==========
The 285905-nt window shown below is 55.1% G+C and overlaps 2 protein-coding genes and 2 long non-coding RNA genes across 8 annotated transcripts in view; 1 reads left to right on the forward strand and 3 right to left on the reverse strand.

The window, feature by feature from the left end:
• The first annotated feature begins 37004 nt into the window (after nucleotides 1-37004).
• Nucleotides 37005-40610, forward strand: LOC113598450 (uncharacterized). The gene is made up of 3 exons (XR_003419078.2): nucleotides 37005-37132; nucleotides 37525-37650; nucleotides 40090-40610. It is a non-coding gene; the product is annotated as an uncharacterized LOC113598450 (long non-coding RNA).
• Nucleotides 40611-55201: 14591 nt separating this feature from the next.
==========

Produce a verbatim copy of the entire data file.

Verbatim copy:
The 285905-nt window shown below is 55.1% G+C and overlaps 2 protein-coding genes and 2 long non-coding RNA genes across 8 annotated transcripts in view; 1 reads left to right on the forward strand and 3 right to left on the reverse strand.

The window, feature by feature from the left end:
• The first annotated feature begins 37004 nt into the window (after nucleotides 1-37004).
• Nucleotides 37005-40610, forward strand: LOC113598450 (uncharacterized). The gene is made up of 3 exons (XR_003419078.2): nucleotides 37005-37132; nucleotides 37525-37650; nucleotides 40090-40610. It is a non-coding gene; the product is annotated as an uncharacterized LOC113598450 (long non-coding RNA).
• Nucleotides 40611-55201: 14591 nt separating this feature from the next.